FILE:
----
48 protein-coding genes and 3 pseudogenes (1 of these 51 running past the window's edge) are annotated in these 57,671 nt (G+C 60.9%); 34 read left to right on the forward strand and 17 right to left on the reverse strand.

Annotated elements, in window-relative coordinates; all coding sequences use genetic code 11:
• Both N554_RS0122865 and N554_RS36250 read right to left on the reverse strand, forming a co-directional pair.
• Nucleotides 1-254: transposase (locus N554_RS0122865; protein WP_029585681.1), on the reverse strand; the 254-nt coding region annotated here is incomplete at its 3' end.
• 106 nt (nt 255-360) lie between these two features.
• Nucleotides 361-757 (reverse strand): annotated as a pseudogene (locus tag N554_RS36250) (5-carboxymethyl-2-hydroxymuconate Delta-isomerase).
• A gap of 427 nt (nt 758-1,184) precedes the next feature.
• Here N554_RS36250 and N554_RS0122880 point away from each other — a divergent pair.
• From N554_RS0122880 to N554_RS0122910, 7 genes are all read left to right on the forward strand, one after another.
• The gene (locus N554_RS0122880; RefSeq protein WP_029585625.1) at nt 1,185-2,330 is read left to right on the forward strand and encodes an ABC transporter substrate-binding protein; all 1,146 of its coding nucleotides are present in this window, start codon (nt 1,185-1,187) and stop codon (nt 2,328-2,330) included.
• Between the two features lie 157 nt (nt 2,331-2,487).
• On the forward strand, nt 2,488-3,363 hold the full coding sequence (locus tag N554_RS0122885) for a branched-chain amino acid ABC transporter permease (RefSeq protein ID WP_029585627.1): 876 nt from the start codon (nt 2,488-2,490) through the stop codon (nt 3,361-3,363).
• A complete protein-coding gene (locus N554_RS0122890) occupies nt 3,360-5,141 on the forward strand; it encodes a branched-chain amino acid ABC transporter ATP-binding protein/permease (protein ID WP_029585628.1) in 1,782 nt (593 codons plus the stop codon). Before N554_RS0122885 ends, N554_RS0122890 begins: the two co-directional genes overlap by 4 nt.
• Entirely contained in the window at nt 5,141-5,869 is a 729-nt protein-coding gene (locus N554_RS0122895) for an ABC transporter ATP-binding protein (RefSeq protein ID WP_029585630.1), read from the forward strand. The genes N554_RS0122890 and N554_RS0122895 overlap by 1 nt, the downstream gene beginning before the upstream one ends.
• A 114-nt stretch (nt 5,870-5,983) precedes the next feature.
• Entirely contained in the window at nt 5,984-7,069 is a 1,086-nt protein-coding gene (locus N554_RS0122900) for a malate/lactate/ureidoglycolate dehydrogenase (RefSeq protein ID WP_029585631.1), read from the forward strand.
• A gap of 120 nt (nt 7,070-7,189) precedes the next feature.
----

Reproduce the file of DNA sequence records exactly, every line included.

48 protein-coding genes and 3 pseudogenes (1 of these 51 running past the window's edge) are annotated in these 57,671 nt (G+C 60.9%); 34 read left to right on the forward strand and 17 right to left on the reverse strand.

Annotated elements, in window-relative coordinates; all coding sequences use genetic code 11:
• Both N554_RS0122865 and N554_RS36250 read right to left on the reverse strand, forming a co-directional pair.
• Nucleotides 1-254: transposase (locus N554_RS0122865; protein WP_029585681.1), on the reverse strand; the 254-nt coding region annotated here is incomplete at its 3' end.
• 106 nt (nt 255-360) lie between these two features.
• Nucleotides 361-757 (reverse strand): annotated as a pseudogene (locus tag N554_RS36250) (5-carboxymethyl-2-hydroxymuconate Delta-isomerase).
• A gap of 427 nt (nt 758-1,184) precedes the next feature.
• Here N554_RS36250 and N554_RS0122880 point away from each other — a divergent pair.
• From N554_RS0122880 to N554_RS0122910, 7 genes are all read left to right on the forward strand, one after another.
• The gene (locus N554_RS0122880; RefSeq protein WP_029585625.1) at nt 1,185-2,330 is read left to right on the forward strand and encodes an ABC transporter substrate-binding protein; all 1,146 of its coding nucleotides are present in this window, start codon (nt 1,185-1,187) and stop codon (nt 2,328-2,330) included.
• Between the two features lie 157 nt (nt 2,331-2,487).
• On the forward strand, nt 2,488-3,363 hold the full coding sequence (locus tag N554_RS0122885) for a branched-chain amino acid ABC transporter permease (RefSeq protein ID WP_029585627.1): 876 nt from the start codon (nt 2,488-2,490) through the stop codon (nt 3,361-3,363).
• A complete protein-coding gene (locus N554_RS0122890) occupies nt 3,360-5,141 on the forward strand; it encodes a branched-chain amino acid ABC transporter ATP-binding protein/permease (protein ID WP_029585628.1) in 1,782 nt (593 codons plus the stop codon). Before N554_RS0122885 ends, N554_RS0122890 begins: the two co-directional genes overlap by 4 nt.
• Entirely contained in the window at nt 5,141-5,869 is a 729-nt protein-coding gene (locus N554_RS0122895) for an ABC transporter ATP-binding protein (RefSeq protein ID WP_029585630.1), read from the forward strand. The genes N554_RS0122890 and N554_RS0122895 overlap by 1 nt, the downstream gene beginning before the upstream one ends.
• A 114-nt stretch (nt 5,870-5,983) precedes the next feature.
• Entirely contained in the window at nt 5,984-7,069 is a 1,086-nt protein-coding gene (locus N554_RS0122900) for a malate/lactate/ureidoglycolate dehydrogenase (RefSeq protein ID WP_029585631.1), read from the forward strand.
• A gap of 120 nt (nt 7,070-7,189) precedes the next feature.